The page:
musée picasso paris



The Musée Picasso was high on my list during my last trip to Paris, and it didn’t disappoint. Between the amazing collection and the breathtaking architecture, I was in heaven. The museum underwent an extensive renovation that lasted five years, despite the intended closure of two years. It was worth the wait, in my opinion…the 17th century mansion in the Marais is as equally stunning as Picasso’s work, in my opinion. I must admit, as an interior designer, I’m a bit biased – the mansion had me at hello with it’s commanding gates and Baroque architecture. Formerly the Hôtel Salé, it has a rich and fascinating history, as almost everything in Paris does. Inside, the collection is staggering (it’s the largest in the world) – with pieces spanning his entire career. The range is impressive, encompassing works from every medium he explored.






My preferences tend to be his sculptural works from the 1930’s-1960’s, with an exception to my favorite Picasso piece. It always amazes me how art can be so specific to an era, and yet timeless. In 1955 the artist moved to Cannes, where he hunted for pieces of old furniture, branches, and lumber scraps which he would incorporate in the only multi-figured sculptural ensemble of his career (shown above). I was extremely attracted to the mid-century modern feel of it, in addition to the minimalism. I was also naturally drawn to the beautiful view of the courtyard through the wavy glass.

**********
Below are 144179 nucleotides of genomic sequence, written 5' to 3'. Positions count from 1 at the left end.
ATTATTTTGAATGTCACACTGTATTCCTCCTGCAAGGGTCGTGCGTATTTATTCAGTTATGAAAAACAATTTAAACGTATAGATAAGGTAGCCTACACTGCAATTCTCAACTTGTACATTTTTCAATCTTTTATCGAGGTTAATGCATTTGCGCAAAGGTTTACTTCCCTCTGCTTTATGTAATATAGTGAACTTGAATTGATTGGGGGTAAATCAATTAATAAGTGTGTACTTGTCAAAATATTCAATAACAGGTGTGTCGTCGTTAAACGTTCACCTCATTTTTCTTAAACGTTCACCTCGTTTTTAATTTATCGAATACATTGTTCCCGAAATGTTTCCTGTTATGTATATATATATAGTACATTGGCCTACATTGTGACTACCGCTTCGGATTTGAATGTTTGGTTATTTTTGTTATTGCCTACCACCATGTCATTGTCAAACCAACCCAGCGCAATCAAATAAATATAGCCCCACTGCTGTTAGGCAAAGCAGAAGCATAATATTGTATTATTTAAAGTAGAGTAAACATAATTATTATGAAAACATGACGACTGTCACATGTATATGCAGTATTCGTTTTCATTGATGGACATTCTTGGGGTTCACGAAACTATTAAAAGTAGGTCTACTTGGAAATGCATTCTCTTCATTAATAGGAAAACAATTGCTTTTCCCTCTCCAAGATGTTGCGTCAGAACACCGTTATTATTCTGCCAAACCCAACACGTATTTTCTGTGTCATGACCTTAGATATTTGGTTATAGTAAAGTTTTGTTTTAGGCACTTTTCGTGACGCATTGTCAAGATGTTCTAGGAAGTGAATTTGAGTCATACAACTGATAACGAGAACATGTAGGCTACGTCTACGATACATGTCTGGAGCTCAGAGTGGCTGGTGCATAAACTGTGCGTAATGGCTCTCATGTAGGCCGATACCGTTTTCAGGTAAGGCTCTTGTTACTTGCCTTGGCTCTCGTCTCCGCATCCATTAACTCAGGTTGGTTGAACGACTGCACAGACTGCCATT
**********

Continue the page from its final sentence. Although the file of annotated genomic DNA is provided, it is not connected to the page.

There was so much design porn here I couldn’t even capture it all – it took my breath away. The museum was quite busy, so all of the architectural shots I attempted were thwarted by entranced visitors. I did however wait (15 minutes or so) for one “money shot”, and I’m glad I did. Some things are just worth waiting for, especially when you’re somewhere so special. This image makes me think about all the elegant inhabitants of the mansion over the centuries, and what it would be like to call this home. If only walls could talk, the stories they would tell here.




Musée Picasso | 5 Rue de Thorigny 75003 Paris


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